By Brandon Wikman
Turkey hunters have been bred to wake with the stars, taught to savor a cup of robust coffee, and then venture afield with the moon still high in the sky. The age-old tactics of sneaking into the woods in pitch black has slowly disintegrated and evolved into a new revelation of strategies– turkey hunting during the mid-morning mayhem.
If I had a dollar for every time I came home after watching my gobbler disappear into a flock of hens during my early morning hunt, I’d be able to retire at the age of 23 – quite the feat if you were to ask me. I’ve missed out on so many opportunities trying to bag a bird at first light due to being attacked by a massacre of smooth talking hens. They seem to always gravitate towards my adversary and strip away my target and walk him away feather-in-feather. This will often leave me sick to my stomach and eager for more as the hurdles of hunting the wily species of turkey penetrate my perception.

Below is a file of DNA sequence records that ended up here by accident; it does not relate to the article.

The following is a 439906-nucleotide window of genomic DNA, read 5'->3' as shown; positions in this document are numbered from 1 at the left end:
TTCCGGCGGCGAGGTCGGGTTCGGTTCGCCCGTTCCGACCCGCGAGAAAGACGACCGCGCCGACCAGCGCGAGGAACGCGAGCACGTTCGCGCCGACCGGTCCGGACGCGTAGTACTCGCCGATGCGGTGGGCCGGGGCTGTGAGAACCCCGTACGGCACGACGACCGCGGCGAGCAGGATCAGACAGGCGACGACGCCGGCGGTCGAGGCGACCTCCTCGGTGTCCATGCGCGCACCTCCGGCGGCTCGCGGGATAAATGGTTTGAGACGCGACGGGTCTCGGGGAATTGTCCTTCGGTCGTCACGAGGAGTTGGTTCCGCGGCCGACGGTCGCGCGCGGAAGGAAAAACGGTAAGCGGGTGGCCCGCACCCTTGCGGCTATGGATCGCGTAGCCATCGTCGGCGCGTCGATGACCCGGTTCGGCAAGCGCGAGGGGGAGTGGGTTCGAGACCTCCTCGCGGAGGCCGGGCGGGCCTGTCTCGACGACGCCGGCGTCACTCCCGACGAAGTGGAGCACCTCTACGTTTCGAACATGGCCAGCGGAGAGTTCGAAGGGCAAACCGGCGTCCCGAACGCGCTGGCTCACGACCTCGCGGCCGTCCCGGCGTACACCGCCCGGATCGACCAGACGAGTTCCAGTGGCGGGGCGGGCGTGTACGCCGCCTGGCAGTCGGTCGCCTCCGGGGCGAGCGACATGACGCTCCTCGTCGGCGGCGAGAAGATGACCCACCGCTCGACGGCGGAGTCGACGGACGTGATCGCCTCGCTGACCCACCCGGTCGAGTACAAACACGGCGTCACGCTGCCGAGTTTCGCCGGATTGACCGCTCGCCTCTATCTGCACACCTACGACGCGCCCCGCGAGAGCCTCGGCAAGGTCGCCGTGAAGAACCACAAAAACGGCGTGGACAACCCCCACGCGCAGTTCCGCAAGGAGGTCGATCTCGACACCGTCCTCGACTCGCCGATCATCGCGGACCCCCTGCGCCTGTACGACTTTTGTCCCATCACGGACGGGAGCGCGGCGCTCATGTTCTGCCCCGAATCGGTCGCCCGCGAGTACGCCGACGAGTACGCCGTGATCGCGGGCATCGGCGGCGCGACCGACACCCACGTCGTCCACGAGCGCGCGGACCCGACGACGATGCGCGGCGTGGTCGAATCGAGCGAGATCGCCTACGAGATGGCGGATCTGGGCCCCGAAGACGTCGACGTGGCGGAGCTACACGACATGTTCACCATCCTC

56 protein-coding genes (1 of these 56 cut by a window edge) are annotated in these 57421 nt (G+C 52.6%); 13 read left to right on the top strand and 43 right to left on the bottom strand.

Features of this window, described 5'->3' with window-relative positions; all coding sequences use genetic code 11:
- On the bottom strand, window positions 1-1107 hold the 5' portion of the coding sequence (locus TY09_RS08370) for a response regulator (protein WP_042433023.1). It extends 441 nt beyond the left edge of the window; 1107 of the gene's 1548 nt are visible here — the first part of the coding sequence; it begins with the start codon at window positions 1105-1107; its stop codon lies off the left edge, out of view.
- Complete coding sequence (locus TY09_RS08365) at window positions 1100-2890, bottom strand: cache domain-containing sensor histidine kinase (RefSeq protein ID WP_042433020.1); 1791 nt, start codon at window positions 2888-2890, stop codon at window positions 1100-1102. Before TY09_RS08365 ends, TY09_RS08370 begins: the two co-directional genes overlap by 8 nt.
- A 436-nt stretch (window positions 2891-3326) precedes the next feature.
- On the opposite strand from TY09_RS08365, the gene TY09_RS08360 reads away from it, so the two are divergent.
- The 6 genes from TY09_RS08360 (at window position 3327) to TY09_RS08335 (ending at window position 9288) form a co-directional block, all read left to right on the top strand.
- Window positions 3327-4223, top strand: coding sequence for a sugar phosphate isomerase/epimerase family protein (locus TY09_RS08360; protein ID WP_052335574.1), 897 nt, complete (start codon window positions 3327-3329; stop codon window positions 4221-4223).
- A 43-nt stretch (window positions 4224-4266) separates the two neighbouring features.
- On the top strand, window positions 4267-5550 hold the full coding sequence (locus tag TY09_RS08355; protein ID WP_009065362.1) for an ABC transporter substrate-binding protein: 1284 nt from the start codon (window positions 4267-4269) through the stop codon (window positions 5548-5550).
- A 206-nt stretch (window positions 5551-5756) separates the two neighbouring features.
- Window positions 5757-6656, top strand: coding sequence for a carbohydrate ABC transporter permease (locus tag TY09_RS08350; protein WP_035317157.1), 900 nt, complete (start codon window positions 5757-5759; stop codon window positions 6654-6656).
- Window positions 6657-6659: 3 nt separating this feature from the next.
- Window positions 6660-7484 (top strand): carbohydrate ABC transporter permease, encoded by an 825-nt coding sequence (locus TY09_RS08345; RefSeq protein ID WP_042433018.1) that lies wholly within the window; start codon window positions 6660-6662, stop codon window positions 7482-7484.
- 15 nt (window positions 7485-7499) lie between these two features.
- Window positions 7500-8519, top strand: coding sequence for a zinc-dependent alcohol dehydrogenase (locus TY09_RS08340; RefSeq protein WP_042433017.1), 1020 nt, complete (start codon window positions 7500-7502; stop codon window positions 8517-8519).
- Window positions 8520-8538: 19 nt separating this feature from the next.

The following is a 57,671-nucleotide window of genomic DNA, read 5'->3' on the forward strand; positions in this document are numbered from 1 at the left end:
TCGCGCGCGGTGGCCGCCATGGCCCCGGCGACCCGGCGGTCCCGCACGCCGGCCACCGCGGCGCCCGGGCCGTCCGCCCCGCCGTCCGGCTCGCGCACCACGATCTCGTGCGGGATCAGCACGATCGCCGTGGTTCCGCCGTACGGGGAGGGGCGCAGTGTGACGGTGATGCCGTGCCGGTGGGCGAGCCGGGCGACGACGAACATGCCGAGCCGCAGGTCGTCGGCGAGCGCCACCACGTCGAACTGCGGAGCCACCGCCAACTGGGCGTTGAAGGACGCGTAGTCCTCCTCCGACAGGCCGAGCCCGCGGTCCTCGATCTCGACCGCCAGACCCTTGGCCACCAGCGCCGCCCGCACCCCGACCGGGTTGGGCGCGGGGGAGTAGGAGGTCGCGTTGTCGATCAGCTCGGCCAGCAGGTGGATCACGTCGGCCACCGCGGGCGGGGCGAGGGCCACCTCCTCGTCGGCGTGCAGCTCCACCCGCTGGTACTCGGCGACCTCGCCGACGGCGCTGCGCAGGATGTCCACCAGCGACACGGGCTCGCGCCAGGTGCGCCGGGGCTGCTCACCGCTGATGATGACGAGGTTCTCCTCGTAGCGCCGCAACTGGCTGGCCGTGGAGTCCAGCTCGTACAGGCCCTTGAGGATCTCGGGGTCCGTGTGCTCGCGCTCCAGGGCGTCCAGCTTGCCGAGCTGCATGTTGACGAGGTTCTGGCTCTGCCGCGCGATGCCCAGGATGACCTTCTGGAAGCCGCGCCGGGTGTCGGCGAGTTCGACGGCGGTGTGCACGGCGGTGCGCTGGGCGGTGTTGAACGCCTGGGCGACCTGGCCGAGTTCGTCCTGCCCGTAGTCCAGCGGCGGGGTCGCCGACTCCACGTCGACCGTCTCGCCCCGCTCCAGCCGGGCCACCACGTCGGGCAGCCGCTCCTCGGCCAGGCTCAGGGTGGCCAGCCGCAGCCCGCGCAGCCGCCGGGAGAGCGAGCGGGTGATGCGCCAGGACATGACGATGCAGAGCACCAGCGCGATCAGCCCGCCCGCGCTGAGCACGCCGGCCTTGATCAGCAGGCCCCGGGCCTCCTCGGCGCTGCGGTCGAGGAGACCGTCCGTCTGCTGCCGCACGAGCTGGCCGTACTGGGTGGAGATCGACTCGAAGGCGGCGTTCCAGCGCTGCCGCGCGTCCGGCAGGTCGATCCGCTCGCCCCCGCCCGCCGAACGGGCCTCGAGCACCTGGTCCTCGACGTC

As rain clouds of doubt clear, mid-morning seems to turn a new leaf and offer a buffet of salivating dishes often served on a silver platter. Typically, turkeys will do their thing after they fly down and parade around the field and back into the woods within a few hours. By 9-10 o’clock, birds will begin splitting and dispersing into their own grounds. This offers a prime time chance when mister long beard will fire back up and light the woods with gobbles.
As many turkey hunters can attest, your odds of success begin lifting like a hot-air balloon come mid-morning. The window of opportunity cracks the widest when you can find your bird hanging solo searching for a playmate. A simple stroke of a yelp call on your box call could very well treat you to a fascinating charm of gobbles.
I would have to say that I wouldn’t suggest that you completely trash early morning hunts. I mean, at the end of the day, every moment in the woods hunting increases your odds in some way, shape or form. All I am saying is don’t throw away the idea of not hunting at all if you don’t wake with the roosters – because sometimes hunting during mid-morning can be the spike you’ve been waiting for.
I will be venturing out later this week in pursuit of an eastern in Wisconsin. You can count on me sleeping in a few more hours and hunting hard the rest of the day. If you haven’t tried it, I suggest you do!